WASHINGTON — A new poll commissioned by a super PAC aligned with President Joe Biden finds the president’s overall approval has improved in three battleground states, but voters say he isn’t handling certain issues like the economy and jobs well.
The survey from Unite the Country, provided exclusively to NBC News, found that among 1,500 likely voters in Michigan, Pennsylvania and Wisconsin, Biden’s approval rating has slightly ticked up from 42% in May to 45% in September.
The favorability rating in those states for former President Donald Trump declined from 44% in May to 39% in September.
More than half, 56%, said they approve of Biden’s handling of the Covid response, and 50% approve of his handling of the war in Ukraine, while voters were evenly split over his handling of abortion and reproductive rights.
The poll found 54% said they disapprove of Biden’s handling of the economy and jobs, 51% disapprove of his handling of health care, and 57% disapprove of how he has handled crime and public safety. At least 60% of respondents in the three battleground states said they disliked how Biden has handled immigration, inflation and the national debt.
Unite the Country pointed favorably to how voters feel about certain legislative wins for the Biden administration. The poll found, for example, that 82% said it was very or somewhat important for the president to sign legislation allowing Medicare to negotiate lower prescription drug costs. Nearly 80% said that they think his actions to address crime and support police have been important and that his work to revamp the country’s infrastructure is important.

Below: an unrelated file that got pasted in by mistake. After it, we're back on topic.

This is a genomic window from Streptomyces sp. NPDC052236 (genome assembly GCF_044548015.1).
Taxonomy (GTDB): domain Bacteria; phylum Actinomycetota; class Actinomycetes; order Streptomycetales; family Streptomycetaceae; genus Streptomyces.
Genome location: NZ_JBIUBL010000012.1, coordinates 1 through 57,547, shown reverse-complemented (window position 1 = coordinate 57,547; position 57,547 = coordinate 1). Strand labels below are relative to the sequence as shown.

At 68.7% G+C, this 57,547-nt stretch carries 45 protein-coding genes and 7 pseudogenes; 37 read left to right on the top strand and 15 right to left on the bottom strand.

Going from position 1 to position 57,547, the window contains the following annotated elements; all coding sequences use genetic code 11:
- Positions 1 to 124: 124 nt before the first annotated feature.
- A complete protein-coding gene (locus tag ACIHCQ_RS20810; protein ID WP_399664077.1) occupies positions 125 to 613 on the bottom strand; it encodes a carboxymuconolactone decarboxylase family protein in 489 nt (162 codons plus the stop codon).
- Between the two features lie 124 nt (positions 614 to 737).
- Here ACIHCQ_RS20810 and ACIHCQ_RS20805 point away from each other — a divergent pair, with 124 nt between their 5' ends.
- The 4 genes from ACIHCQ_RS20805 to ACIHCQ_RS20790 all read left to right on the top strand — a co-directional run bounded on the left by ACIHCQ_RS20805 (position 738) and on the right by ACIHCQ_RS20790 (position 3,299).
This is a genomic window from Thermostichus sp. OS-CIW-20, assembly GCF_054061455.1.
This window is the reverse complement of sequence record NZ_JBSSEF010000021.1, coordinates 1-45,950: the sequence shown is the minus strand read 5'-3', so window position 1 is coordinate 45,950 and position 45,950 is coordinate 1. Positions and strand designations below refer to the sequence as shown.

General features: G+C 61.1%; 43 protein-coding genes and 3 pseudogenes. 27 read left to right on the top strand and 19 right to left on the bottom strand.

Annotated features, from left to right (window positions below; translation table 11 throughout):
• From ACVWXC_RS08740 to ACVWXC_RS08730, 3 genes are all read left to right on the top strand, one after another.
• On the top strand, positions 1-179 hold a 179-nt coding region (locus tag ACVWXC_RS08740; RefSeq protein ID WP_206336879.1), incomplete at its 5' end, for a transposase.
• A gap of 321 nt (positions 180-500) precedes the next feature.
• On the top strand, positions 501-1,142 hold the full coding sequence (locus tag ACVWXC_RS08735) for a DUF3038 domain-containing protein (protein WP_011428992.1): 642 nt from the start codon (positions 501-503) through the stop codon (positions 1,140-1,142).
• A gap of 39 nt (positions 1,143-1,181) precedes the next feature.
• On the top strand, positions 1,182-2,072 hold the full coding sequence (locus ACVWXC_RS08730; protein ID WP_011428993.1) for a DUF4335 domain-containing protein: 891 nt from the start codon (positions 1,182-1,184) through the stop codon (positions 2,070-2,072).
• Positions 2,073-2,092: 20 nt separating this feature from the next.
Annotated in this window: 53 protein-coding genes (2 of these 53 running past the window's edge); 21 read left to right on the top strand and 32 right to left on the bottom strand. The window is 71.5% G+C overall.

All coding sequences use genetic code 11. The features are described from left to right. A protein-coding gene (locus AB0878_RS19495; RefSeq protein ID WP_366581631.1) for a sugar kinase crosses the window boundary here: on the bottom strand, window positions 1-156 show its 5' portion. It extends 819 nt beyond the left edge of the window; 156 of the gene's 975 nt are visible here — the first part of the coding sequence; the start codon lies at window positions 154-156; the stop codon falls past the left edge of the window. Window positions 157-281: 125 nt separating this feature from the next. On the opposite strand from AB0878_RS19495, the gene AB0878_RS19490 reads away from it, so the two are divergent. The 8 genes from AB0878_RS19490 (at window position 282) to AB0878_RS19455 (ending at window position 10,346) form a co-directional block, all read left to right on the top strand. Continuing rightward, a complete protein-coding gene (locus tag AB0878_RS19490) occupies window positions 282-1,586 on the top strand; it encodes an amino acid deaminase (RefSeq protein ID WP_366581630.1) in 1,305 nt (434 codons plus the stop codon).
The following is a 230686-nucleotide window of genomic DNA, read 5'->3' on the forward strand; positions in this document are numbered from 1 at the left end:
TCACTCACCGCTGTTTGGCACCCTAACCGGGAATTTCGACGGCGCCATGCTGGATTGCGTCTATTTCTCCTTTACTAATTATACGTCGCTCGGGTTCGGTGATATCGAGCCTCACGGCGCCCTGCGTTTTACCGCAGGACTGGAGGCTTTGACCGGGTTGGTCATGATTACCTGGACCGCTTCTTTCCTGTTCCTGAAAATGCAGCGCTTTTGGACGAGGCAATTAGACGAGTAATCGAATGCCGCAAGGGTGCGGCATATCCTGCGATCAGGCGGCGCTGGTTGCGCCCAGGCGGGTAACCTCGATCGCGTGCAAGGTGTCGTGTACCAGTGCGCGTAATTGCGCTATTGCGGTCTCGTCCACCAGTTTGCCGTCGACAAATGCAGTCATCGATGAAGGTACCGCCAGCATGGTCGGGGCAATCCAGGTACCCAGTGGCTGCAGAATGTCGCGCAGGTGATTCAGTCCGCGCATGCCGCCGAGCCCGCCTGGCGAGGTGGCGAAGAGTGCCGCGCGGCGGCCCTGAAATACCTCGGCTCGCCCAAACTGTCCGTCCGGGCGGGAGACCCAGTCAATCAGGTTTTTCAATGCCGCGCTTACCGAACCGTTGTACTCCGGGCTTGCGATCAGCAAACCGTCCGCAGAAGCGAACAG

“While the environment has improved significantly over the last 7 months for Democrats, the reality is neither side has closed the deal,” the group said in a statement. “As we have seen in past midterm cycles, these events can break late, and no single Democrat should rest for a second between now and November.”
The PAC said it will “continue to educate voters in swing states about the successes of the Biden administration.”
Asked how voters planned to vote for the Senate in November, an average of 52% in Pennsylvania and Wisconsin said they would vote for the Democratic candidate, and 48% said they planned to vote for the Republican. Sen. Ron Johnson, R-Wis., is one of the most vulnerable Republican incumbents, with the Cook Political Report rating the Wisconsin race as a toss-up and the race for Pennsylvania’s open Senate seat as leaning Democratic.
Asked how they planned to vote for congressional candidates in their districts, 50% of likely voters said they planned to vote for the Democrat, while 47% said they would vote for the Republican. Some of the most competitive races in this general election cycle — which could determine which party holds the majority in the House for the next two years — are congressional races for House seats in Pennsylvania and Michigan.
The poll, which surveyed 500 likely voters in each battleground state from Sept. 14 to 19, reported a margin of sampling error of 2.5% at a 95% confidence interval.